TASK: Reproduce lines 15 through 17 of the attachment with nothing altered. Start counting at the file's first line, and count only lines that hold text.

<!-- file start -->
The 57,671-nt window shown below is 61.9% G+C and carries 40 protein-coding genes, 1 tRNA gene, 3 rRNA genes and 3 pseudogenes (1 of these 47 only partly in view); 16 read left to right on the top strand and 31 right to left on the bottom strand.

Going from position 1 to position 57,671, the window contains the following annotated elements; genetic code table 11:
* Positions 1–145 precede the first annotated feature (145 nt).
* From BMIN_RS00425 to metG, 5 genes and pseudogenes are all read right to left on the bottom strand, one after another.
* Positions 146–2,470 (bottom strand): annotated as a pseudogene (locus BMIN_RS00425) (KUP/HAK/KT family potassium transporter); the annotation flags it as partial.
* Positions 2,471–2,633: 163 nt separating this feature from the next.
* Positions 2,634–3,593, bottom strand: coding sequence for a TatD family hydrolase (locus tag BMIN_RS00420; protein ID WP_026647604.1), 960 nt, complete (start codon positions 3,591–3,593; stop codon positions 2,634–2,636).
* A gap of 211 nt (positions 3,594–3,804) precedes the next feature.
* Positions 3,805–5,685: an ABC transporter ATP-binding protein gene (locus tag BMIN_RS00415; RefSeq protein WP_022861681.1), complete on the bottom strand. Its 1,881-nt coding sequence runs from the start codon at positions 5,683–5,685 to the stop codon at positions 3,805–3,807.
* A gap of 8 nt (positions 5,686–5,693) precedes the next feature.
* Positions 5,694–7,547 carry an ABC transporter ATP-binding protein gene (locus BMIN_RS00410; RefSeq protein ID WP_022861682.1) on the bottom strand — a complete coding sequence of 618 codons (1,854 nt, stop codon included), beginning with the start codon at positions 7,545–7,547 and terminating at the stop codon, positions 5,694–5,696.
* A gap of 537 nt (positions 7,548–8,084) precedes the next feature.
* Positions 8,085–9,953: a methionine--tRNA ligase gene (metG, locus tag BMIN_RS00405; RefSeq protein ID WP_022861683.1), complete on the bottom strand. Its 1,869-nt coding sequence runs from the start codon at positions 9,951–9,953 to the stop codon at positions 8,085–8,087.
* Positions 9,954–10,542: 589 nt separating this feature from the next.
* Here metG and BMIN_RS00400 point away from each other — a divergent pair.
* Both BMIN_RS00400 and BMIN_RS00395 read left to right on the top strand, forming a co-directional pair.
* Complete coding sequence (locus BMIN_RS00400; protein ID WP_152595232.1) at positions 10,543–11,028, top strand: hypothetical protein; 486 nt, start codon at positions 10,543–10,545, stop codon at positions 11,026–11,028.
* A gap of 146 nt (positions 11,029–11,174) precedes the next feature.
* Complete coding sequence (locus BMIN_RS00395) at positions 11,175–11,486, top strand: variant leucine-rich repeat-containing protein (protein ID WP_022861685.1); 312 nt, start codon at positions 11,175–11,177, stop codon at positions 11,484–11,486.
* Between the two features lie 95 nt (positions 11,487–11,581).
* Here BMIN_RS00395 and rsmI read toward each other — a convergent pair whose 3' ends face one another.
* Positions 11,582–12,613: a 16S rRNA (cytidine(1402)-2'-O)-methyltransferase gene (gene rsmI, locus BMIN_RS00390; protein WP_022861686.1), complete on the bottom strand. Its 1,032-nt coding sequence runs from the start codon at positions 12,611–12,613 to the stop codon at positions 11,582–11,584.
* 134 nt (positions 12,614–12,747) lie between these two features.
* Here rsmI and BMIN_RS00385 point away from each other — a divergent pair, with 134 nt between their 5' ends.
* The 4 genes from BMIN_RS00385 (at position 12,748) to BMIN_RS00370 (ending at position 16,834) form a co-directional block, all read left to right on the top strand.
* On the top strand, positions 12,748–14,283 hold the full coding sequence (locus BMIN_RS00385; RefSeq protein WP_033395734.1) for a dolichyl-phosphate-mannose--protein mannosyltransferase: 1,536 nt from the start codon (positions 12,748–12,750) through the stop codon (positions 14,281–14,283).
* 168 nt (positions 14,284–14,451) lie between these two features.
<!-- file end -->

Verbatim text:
* Here metG and BMIN_RS00400 point away from each other — a divergent pair.
* Both BMIN_RS00400 and BMIN_RS00395 read left to right on the top strand, forming a co-directional pair.
* Complete coding sequence (locus BMIN_RS00400; protein ID WP_152595232.1) at positions 10,543–11,028, top strand: hypothetical protein; 486 nt, start codon at positions 10,543–10,545, stop codon at positions 11,026–11,028.